Turning to South African home and personal care products, Erika Kraemer-Mbula examines the production of products such as lotions, cosmetics and detergents. Kraemer-Mbula notes that South African apartheid limited opportunities for black entrepreneurship, thereby restricting the majority of the population. The informal economy emerged as the, "entrepreneurial response to the legislative limitations." Analysing survey data, the author finds innovations in improved formulations, packaging, process and quality control. 76% of surveyed manufacturers did not feel ownership of the ideas associated with their products. Yet, 80% have their own brand, and nearly half have of respondents use secrecy as a protection mechanism. As is often the case with small businesses, surveyed firms report low levels of IP awareness, or consider it "unsuitable" or "inaccessible." Kraemer-Mbula suggests strategies to support appropriation:
  1. Creation of industry associations
  2. Raising awareness of IP
  3. Promoting use of informal protection mechanisms
Shamnad Basheer, of SpicyIP, picks up on two main themes. He cautions against, "the simplistic tendency to superimpose an existing "formal" IP appropriation regime onto the informal economy," and, "it is foolhardy to assume that the informal sector simply needs to learn from the formal sector and formalise as quickly as possible. On the contrary, the informal economy may have important lessons for the informal economy..." Supporting innovation is important, but a formal approach to IP may not always be the answer.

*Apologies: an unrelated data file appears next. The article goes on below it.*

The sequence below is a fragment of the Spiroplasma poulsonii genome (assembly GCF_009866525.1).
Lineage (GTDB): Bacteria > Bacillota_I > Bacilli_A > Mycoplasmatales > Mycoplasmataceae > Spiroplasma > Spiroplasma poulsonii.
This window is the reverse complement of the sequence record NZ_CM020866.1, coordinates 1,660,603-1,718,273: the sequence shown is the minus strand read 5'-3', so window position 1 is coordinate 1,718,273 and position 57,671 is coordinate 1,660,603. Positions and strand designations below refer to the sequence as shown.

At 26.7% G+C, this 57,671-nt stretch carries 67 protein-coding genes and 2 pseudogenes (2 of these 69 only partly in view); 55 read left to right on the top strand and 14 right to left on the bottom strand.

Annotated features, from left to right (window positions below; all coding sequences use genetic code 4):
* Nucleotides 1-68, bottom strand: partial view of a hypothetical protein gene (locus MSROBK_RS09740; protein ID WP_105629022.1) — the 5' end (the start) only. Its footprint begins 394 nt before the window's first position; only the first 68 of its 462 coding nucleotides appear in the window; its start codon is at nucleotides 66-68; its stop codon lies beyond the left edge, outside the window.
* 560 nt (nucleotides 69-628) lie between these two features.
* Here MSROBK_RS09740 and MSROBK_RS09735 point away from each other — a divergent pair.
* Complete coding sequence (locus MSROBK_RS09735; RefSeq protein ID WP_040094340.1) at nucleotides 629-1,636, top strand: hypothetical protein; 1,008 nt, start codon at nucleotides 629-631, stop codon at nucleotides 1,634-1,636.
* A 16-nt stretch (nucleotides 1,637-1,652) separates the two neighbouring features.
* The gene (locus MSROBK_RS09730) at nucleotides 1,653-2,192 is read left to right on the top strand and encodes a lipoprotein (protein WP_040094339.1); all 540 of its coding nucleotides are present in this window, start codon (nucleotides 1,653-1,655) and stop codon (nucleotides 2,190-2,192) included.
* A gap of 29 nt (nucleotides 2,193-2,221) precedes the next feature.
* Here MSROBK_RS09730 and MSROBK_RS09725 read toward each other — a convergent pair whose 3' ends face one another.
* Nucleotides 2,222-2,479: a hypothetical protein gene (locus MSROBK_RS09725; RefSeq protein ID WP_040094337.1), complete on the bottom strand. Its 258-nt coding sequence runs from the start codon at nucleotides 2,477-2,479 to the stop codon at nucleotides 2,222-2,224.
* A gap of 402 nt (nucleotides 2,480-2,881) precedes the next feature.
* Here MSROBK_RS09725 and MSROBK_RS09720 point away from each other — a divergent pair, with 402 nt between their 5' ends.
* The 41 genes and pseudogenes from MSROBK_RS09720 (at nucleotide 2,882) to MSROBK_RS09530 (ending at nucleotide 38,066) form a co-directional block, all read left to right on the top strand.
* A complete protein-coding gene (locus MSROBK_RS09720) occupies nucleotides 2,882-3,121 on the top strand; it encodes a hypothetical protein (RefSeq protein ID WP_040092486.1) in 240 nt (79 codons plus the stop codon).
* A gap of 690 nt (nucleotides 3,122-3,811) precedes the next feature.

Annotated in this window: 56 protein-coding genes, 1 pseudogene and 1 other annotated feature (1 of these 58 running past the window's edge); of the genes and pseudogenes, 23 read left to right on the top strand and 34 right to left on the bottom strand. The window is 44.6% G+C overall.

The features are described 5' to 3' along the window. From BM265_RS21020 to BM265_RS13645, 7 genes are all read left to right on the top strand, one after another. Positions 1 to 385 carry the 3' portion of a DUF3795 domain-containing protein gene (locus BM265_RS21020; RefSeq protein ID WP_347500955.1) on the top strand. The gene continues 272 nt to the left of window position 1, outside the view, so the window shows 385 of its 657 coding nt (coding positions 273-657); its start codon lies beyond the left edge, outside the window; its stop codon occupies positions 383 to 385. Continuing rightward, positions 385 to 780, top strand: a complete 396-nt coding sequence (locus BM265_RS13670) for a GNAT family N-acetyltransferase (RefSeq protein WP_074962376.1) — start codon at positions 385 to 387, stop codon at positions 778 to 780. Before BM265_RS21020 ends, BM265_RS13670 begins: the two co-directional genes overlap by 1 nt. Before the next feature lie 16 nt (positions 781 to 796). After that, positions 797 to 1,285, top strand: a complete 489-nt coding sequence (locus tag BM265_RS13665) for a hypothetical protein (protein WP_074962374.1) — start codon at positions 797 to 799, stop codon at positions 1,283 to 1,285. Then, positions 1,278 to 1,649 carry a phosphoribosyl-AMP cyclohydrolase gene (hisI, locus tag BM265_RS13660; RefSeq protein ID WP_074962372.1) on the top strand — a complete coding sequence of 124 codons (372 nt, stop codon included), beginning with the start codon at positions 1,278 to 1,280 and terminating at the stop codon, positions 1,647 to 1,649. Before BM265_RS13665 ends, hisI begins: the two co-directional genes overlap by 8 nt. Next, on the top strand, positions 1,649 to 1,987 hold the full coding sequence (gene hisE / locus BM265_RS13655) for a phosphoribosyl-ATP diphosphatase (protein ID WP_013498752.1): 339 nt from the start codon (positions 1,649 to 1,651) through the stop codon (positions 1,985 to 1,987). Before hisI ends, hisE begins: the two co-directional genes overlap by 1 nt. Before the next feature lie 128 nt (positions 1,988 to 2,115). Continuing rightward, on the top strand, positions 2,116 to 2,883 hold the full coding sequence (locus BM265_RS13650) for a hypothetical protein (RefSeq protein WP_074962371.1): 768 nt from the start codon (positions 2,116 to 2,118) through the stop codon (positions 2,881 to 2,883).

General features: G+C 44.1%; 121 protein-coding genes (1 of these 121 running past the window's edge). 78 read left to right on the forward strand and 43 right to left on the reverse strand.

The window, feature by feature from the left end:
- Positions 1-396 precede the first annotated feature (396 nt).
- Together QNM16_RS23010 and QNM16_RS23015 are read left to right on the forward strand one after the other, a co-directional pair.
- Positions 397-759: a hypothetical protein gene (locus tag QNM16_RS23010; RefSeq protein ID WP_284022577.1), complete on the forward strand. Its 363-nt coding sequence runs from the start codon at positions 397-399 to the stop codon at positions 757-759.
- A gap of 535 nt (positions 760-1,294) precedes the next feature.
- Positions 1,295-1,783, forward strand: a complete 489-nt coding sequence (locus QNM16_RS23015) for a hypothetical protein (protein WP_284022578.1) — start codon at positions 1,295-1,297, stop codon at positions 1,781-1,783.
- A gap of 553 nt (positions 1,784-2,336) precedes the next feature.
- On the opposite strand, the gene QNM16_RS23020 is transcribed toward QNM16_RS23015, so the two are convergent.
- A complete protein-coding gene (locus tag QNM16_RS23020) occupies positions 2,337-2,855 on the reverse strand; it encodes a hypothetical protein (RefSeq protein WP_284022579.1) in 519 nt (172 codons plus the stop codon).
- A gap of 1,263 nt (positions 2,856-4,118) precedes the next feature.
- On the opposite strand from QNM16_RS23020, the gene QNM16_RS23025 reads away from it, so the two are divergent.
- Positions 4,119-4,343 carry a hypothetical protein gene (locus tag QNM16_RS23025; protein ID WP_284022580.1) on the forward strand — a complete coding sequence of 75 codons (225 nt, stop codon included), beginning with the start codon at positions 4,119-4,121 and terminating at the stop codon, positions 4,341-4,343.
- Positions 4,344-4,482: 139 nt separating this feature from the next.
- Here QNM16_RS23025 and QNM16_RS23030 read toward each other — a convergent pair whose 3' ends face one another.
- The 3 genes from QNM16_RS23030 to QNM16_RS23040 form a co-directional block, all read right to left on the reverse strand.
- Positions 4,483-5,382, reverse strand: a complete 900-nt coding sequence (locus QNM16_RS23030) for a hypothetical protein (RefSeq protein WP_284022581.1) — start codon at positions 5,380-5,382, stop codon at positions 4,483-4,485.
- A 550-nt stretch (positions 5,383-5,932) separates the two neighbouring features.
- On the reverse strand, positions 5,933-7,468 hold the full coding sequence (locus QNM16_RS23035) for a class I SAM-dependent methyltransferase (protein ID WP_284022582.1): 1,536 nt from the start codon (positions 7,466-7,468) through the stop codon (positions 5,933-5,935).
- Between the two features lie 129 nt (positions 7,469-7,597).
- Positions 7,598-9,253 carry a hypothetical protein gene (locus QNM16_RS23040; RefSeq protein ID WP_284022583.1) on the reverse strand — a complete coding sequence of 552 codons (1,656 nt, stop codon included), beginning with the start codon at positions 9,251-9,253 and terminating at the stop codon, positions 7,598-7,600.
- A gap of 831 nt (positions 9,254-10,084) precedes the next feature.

The final chapters detail the challenges of developing policy to support the informal sector, and the difficulties faced in studying. The authors note that studies point to common strategies for IP protection (appropriation) in the informal economy: social norms, secrecy, customer relationship management, non-IP strategies such as first-to-market, and branding. An entire chapter is devoted to creating an agenda for the measurement of innovation in the informal economy - a longstanding point of frustration for economists. The authors discuss two main sticking points: how to ensure survey and interview questions get meaningful results, and how to chose samples that support valid studies.

The Informal Economy in Developing Nations does an admirable job of detailing current thinking and mapping out the way forward in this area. Readers interested in broadening their understanding of innovation, ways to appropriate the returns to innovation with frugal resources, and potential policy support solutions will find the book useful. The third in the series edited by WIPO Chief Economist, Carsten Fink, the book is commendable for drawing from a geographically diverse group of contributors. Nearly a third of the authors are women. Readers interested in conducting their own surveys will find the annexes helpful, as the full survey instruments (guidelines and interview questions) are included.

The Informal Economy in Developing Nations: Hidden Engine of Innovation?, edited by Erika Kraemer-Mbula, Sacha Wunsch-Vinceny, Cambridge University Press, 2016, ISBN 9781316798942, is available here for £100 in print, and $100 in e-book. Rupture factor: Medium, 400 pages.
Book Review: The Informal Economy in Developing Nations - Hidden Edge of Innovation? Book Review: The Informal Economy in Developing Nations - Hidden Edge of Innovation? Reviewed by Nicola Searle on Wednesday, February 22, 2017 Rating: 5